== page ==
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Brazil's Superior Tribunal of Sporting Justice (STJD) Friday confirmed relegation for Portuguesa for fielding a suspended player, thereby saving outgoing champions Fluminense from the drop.
In a tumultuous ending to the national league season, Fluminense looked to have become the first defending champions to be relegated the following season after finishing fourth bottom.
But the STJD upheld on appeal an initial decision to dock Portuguesa four points for fielding suspended midfielder Heverton in the Sao Paulo-based side's final match.
Another judgment Friday saw four-times champions Vasco da Gama fail to have their final-day defeat at Atletico Paraenense overturned -- a successful appeal would have kept them up at the expense of Rio neighbours Flamengo.
The match, which Vasco lost 5-1, was interrupted for more than an hour for crowd violence and the club insisted it should have been replayed.
The televised violence shocked the nation and led to a key Vasco sponsor, a Japanese carmaker, revoking its backing of the club while the Brazilian authorities called, not for the first time, for a tough crackdown on hooliganism.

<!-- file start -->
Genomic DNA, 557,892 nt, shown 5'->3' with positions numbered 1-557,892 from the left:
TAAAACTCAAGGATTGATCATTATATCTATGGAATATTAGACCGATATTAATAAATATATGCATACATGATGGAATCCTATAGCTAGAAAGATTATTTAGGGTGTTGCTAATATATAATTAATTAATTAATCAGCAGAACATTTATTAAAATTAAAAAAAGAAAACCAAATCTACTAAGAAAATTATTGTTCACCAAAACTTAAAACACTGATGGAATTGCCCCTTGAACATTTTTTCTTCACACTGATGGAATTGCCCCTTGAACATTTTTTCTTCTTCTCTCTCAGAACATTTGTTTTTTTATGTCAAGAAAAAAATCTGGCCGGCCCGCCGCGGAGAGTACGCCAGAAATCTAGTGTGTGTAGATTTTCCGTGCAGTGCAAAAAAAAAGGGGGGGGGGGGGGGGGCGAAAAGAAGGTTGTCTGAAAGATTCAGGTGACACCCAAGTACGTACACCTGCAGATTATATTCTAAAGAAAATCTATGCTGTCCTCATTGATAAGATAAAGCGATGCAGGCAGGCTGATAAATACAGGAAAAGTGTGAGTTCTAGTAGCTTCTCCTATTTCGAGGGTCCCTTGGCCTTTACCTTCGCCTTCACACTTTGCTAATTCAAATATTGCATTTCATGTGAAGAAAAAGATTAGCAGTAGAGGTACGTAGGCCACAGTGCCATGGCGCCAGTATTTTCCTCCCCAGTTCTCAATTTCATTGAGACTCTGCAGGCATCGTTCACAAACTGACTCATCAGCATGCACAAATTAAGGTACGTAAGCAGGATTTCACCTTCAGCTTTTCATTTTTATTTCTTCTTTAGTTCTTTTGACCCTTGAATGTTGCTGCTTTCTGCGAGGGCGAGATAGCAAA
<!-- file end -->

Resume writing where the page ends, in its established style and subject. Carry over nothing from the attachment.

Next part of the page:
Had Vasco won their case Flamengo would have been demoted after failing to recover four points docked for playing former Arsenal defender Andre Santos against Cruzeiro after earning a one-match ban in a cup match.
The four relegated teams were Nautico, Ponte Preta, Vasco and Portuguesa.
Portuguesa's Heverton had been slapped with a two-match ban for a sending-off in a previous game but came on for the last 13 minutes of a goalless draw with Gremio.
"The rules are made to be obeyed. Our ruling goes beyond Portuguesa or Fluminense -- these are rules governing football," concluded tribunal chairman Flavio Zveiter.
Portuguesa appealed the initial decision with chairman Manuel da Lupa alleging that had it been Fluminense in danger of the drop they would not have been punished so severely.
"For me, the matter doesn't end here. In football, you win on the pitch," Da Lupa said following Friday's ruling, indicating the club may take their case through the courts or even to the international Court of Arbitration for Sport.
One Brazilian sports commentator had, following the initial decision, decried the penalty as akin to "a life sentence for stealing a loaf of bread."
Portuguesa argued Heverton's suspension had not been published on the website of the Brazilian Football Confederation (CBF), of which the STJD is an offshoot, but the CBF said even had it been such notices are not official.
The club also claimed there had been a lack of communication between their legal officials and the club had not realised Heverton was not eligible to play in the final match.
The case has inflamed emotions just five months before Brazil host the World Cup and 150 police were on duty outside the hearing in Rio de Janeiro.